In the face of an almighty howl of protest from across the country, government reluctantly announced it would have a separate counting of OBCs, even if cost the national exchequer another couple of thousands of cores of rupees. But this is not a government that let things be as promised. Even as agitated OBC groups were coming to terms with a separate Caste count, not a formal census as understood in law, came the news that the government planned to “dovetail” caste census with a survey of the BPL, or below the poverty line, families. As the Hindu newspaper reported, the entire exercise should be completed by the end of this year. Governmnt officials who briefed the newspaper off the record said dovetailing the two exercises would ensure that the castes enumerated can be correlated with the socio-economic data, and facilitate a more focussed targeting of the government’s welfare measures. “Correlating people’s caste identities with their educational and economic status would help map the population better, thus ensuring a more accurate targeting of welfare schemes.”

As currently envisaged, the caste census cum BPL survey will be conducted by the Registrar-General and Census Commissioner India, and the Union Ministries of Housing and Urban Poverty Alleviation (HUPA) and Rural Development (RD), sources added. While the HUPA Ministry will focus on the urban areas, the RD Ministry will survey the rural areas. Those surveyed will be asked to name their caste, but this caste data will not be cross-checked. People will be free to say “no caste” as well. Dalit Christians and Pasmanda Muslims unfortunately, cannot get thimbles listed. But in Tamil Nadu for instance, and in some other states, Christians in certain traditional professions such as boatmen and fishermen can articulate their OBC or Most backward Community status.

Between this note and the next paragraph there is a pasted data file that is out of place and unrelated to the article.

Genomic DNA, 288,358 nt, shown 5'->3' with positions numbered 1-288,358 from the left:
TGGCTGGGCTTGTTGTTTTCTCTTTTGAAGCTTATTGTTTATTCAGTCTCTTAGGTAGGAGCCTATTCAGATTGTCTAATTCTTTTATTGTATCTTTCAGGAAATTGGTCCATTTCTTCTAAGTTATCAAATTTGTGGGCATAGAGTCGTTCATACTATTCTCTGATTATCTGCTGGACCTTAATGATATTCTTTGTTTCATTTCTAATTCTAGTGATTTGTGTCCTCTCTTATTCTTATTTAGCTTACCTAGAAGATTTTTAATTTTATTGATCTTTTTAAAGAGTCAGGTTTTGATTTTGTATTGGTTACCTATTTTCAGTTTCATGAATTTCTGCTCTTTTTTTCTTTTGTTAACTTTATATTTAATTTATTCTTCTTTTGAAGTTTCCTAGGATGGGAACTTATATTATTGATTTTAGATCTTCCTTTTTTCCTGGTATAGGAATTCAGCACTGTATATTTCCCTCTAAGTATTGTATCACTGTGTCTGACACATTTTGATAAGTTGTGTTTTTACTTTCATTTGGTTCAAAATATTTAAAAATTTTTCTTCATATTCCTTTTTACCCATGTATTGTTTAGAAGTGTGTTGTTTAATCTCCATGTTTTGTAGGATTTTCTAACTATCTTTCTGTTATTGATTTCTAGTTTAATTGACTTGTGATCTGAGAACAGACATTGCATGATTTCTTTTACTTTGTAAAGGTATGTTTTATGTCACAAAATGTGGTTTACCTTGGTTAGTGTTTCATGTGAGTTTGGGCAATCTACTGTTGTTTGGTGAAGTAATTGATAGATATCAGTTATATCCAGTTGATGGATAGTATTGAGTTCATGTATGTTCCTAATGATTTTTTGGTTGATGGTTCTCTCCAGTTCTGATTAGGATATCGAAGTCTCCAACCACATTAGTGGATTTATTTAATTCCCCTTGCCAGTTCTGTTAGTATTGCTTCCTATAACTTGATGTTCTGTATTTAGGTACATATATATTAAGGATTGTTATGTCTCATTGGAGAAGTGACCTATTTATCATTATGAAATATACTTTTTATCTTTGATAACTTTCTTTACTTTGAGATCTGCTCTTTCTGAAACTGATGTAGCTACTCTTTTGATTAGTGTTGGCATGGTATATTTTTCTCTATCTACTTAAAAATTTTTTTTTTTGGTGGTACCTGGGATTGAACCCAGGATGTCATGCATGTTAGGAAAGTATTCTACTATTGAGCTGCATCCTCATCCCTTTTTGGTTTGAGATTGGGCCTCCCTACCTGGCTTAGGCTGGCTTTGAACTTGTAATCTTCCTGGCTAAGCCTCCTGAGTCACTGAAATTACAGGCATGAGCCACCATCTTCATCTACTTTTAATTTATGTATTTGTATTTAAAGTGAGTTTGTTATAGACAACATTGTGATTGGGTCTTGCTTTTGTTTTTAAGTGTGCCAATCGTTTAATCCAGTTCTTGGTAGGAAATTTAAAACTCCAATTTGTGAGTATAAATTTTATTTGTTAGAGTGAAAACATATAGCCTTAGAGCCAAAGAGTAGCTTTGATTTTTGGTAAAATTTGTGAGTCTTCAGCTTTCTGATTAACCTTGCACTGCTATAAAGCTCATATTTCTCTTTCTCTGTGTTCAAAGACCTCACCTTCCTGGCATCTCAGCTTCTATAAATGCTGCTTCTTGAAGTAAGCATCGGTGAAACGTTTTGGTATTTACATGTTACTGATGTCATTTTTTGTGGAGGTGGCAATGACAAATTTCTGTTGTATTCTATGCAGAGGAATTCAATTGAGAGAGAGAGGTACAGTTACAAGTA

The spotlight focussed on the Below Poverty Line families after a World Bank review – done at the behest of the Planning commission now drafting the 12th Five year Plan – which analysed centrally-sponsored social security schemes, including the Mahatma Gandhi National Rural Employment Guarantee Scheme, the Public Distribution System, the Rashtriya Swasthya Bima Yojana, Indira Awas Yojana and Indira Gandhi Old Age Pension Scheme.

The World Bank is of course against programmes that are focussed on BPL groups. It finds serious problems with the scheme. According to its survey, a third of the poorest ten per cent of the people have been incorrectly identified as non-poor in the 2002 BPL census. The data becomes worse for slightly better off – but still BPL — families.

The World Bank has a good word for “general” schemes such as the Mahatma Gandhi National Rural Employment scheme which covers the rural poor irrespective of caste, religion or other factors.
But we digress.

Dr Abu Sahel Sharief, the economist who actually wrote the celebrated Justice Rajindar Sachhar report on the socio-economic situation of Muslims in India, told this writer there are many controversies in terms of a methodology and variables which will be used to identify the poor.

“What is underplayed and not adequately highlighted is the fact that the Caste Census will be undertaken for the first time since the Independence. Such data are likely to be used in determining and revising the cast and class linked quotas in national and state government jobs, admissions in educational institutions such as in colleges and universities and access to targeted social services. The caste census is being conducted without adequate methodological and analytical preparedness and since caste, class and religious identities have complex inter-relationships there will be ramifications which will be difficult to resolve in future” he added in a written statement.